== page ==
Susceptibility to Smoking and Nicotine Dependence in Schizophrenia
Saperstein, Alice Meredith
Blanchard, Jack J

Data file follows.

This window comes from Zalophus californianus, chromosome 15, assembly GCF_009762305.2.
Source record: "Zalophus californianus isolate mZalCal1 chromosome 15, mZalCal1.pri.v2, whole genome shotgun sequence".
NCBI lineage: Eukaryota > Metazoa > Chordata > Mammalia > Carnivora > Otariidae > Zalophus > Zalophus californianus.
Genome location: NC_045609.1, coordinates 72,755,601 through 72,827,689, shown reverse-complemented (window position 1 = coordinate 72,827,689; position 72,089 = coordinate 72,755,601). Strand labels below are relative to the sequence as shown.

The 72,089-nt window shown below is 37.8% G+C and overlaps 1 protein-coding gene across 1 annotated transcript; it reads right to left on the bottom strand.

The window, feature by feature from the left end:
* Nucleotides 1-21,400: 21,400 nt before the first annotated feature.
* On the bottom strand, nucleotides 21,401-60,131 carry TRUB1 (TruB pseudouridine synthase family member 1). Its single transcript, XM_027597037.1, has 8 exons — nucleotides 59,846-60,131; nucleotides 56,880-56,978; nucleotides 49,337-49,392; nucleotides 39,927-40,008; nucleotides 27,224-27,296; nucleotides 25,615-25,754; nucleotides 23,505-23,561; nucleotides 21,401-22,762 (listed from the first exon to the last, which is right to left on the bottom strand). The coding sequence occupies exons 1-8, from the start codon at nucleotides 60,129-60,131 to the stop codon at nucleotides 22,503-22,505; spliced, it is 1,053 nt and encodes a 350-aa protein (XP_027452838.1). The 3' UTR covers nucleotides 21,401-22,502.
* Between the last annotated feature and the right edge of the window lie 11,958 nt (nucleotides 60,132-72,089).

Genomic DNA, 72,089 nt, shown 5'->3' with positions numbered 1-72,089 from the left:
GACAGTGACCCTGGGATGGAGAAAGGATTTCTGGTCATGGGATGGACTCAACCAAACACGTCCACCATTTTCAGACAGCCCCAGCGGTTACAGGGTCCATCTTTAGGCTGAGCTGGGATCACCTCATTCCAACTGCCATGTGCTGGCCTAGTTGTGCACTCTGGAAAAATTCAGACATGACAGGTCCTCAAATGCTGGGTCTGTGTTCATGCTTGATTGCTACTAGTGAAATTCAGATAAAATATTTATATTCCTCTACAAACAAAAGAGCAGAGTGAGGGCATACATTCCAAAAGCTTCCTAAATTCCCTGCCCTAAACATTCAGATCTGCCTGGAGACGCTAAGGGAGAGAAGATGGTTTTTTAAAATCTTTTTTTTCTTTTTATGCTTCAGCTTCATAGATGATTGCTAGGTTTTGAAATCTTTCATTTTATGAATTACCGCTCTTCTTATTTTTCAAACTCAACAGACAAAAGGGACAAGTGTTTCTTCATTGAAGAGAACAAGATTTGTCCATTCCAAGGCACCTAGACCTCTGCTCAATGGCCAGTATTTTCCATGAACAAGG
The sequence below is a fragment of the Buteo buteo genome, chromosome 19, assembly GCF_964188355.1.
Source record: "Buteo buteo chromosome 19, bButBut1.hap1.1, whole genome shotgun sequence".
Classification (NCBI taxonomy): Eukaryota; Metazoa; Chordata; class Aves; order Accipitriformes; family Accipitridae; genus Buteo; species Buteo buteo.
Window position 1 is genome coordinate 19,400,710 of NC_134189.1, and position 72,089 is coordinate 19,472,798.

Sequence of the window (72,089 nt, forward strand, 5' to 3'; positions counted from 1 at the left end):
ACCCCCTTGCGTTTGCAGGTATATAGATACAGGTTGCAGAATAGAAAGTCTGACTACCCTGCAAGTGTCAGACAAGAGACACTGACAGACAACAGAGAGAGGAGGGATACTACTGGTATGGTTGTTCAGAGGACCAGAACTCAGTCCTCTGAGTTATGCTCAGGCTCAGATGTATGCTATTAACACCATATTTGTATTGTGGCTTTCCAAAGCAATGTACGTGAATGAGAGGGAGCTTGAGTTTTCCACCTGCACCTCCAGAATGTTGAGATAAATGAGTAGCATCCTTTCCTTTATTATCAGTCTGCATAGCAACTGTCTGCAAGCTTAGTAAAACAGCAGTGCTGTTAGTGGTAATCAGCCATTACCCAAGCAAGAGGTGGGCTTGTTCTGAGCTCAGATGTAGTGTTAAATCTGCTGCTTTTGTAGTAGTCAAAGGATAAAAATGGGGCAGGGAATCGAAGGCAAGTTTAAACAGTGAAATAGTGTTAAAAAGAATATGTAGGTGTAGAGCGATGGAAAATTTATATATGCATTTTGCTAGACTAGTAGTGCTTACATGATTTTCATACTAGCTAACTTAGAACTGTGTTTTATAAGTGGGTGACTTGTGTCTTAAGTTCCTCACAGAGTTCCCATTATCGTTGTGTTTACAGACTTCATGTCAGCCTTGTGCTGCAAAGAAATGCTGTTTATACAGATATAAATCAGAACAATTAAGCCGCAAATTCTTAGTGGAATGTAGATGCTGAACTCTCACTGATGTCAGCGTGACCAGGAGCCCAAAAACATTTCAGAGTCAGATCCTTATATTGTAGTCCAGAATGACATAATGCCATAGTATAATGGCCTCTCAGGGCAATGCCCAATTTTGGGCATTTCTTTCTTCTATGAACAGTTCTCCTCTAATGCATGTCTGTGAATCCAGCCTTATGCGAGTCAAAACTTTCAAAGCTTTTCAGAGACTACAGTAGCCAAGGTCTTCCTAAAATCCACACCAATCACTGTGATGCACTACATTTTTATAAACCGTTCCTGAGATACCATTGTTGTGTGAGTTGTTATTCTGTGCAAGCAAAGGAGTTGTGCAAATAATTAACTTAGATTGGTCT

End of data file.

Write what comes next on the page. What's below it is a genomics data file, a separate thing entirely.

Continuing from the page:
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Evidence suggests that high nicotine dependence observed in schizophrenia is related to its core neuronal deficits such as abnormalities in neural synchronization and sensory gating. Some of these neuronal deficits are shown to mark schizophrenia liability, raising the possibility that the increased nicotine dependence in schizophrenia is related to its etiological factors. This study sought to investigate mechanisms of increased vulnerability to smoking and nicotine dependence in schizophrenia. The individual and interacting effects of familial vulnerability factors, neurophysiological function, and resting cortical oscillatory activity (i.e. resting EEG power) were examined. The study sample was composed of four groups including outpatients with schizophrenia, first-degree relatives of patient index probands, healthy comparison control subjects from the community, and first-degree relatives of control probands. The resulting data demonstrated a pattern of more persistent nicotine use and greater dependence among those with schizophrenia relative to non-psychiatric comparison controls. Persistent smoking was also demonstrated to be highly heritable across groups with no discernable difference in the extent to which smoking is familial in those affected or unaffected by schizophrenia. With respect to resting oscillatory activity, analyses failed to find diagnostic group differences in EEG power for the alpha, beta, and gamma frequency bands and, unlike other substances of abuse, past and present nicotine use did not have a reliable effect on power in the beta frequency band. Rather, power in the gamma frequency band was significantly associated with smoking status. Furthermore, smoking was uniquely related to neurophysiological processes in probands with schizophrenia, suggesting that smoking status should be assessed in any study of information-processing dysfunction in this population. When all putative susceptibility factors were considered together, diagnosis of schizophrenia and family history of smoking best captured what may be characterized as an underlying (i.e. neurobiological) vulnerability to nicotine dependence, rather than circumscribed indices of electrophysiological functioning. Future studies might be implemented to refine the association between smoking and indices of electrophysiological function and, importantly, relate diagnostic or electrophysiological susceptibility factors to mediating processes and observable behaviors associated with aberrant patterns of nicotine use and dependence in persons with schizophrenia.